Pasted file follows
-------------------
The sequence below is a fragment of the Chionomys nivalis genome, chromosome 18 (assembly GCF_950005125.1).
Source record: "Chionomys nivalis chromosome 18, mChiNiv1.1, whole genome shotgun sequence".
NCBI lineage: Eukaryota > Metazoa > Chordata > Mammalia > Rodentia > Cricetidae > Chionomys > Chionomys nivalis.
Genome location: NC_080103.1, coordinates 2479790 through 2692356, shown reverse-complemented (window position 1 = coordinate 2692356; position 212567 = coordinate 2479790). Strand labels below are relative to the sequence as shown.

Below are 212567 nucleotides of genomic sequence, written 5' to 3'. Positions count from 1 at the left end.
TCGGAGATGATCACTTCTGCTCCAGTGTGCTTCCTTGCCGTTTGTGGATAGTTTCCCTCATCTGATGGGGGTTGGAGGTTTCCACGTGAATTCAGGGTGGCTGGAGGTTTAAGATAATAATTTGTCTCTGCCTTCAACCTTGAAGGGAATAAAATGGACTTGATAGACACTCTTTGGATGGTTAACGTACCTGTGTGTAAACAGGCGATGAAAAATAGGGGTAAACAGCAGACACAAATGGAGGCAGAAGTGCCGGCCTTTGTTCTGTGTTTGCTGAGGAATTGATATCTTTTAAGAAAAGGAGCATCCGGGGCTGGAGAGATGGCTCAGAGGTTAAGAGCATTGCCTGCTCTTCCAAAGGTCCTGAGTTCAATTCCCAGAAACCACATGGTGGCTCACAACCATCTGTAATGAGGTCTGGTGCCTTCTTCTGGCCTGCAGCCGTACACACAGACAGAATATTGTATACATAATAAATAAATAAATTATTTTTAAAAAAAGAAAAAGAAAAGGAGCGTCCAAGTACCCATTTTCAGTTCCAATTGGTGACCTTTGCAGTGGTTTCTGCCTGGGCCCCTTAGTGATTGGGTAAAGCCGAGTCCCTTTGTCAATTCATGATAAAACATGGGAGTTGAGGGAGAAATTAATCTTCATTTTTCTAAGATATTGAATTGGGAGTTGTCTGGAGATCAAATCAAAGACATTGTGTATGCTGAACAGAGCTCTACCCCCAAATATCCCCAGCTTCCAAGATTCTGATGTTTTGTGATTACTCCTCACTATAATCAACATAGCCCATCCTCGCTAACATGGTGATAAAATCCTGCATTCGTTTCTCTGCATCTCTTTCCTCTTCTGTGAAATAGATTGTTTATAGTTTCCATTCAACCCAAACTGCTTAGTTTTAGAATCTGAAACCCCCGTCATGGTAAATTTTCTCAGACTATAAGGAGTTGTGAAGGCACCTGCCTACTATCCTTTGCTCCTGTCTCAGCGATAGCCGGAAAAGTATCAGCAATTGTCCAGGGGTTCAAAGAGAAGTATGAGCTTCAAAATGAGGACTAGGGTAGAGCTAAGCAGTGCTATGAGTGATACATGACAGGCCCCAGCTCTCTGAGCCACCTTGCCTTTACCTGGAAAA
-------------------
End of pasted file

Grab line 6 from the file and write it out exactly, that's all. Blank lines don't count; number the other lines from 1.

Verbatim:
TCGGAGATGATCACTTCTGCTCCAGTGTGCTTCCTTGCCGTTTGTGGATAGTTTCCCTCATCTGATGGGGGTTGGAGGTTTCCACGTGAATTCAGGGTGGCTGGAGGTTTAAGATAATAATTTGTCTCTGCCTTCAACCTTGAAGGGAATAAAATGGACTTGATAGACACTCTTTGGATGGTTAACGTACCTGTGTGTAAACAGGCGATGAAAAATAGGGGTAAACAGCAGACACAAATGGAGGCAGAAGTGCCGGCCTTTGTTCTGTGTTTGCTGAGGAATTGATATCTTTTAAGAAAAGGAGCATCCGGGGCTGGAGAGATGGCTCAGAGGTTAAGAGCATTGCCTGCTCTTCCAAAGGTCCTGAGTTCAATTCCCAGAAACCACATGGTGGCTCACAACCATCTGTAATGAGGTCTGGTGCCTTCTTCTGGCCTGCAGCCGTACACACAGACAGAATATTGTATACATAATAAATAAATAAATTATTTTTAAAAAAAGAAAAAGAAAAGGAGCGTCCAAGTACCCATTTTCAGTTCCAATTGGTGACCTTTGCAGTGGTTTCTGCCTGGGCCCCTTAGTGATTGGGTAAAGCCGAGTCCCTTTGTCAATTCATGATAAAACATGGGAGTTGAGGGAGAAATTAATCTTCATTTTTCTAAGATATTGAATTGGGAGTTGTCTGGAGATCAAATCAAAGACATTGTGTATGCTGAACAGAGCTCTACCCCCAAATATCCCCAGCTTCCAAGATTCTGATGTTTTGTGATTACTCCTCACTATAATCAACATAGCCCATCCTCGCTAACATGGTGATAAAATCCTGCATTCGTTTCTCTGCATCTCTTTCCTCTTCTGTGAAATAGATTGTTTATAGTTTCCATTCAACCCAAACTGCTTAGTTTTAGAATCTGAAACCCCCGTCATGGTAAATTTTCTCAGACTATAAGGAGTTGTGAAGGCACCTGCCTACTATCCTTTGCTCCTGTCTCAGCGATAGCCGGAAAAGTATCAGCAATTGTCCAGGGGTTCAAAGAGAAGTATGAGCTTCAAAATGAGGACTAGGGTAGAGCTAAGCAGTGCTATGAGTGATACATGACAGGCCCCAGCTCTCTGAGCCACCTTGCCTTTACCTGGAAAA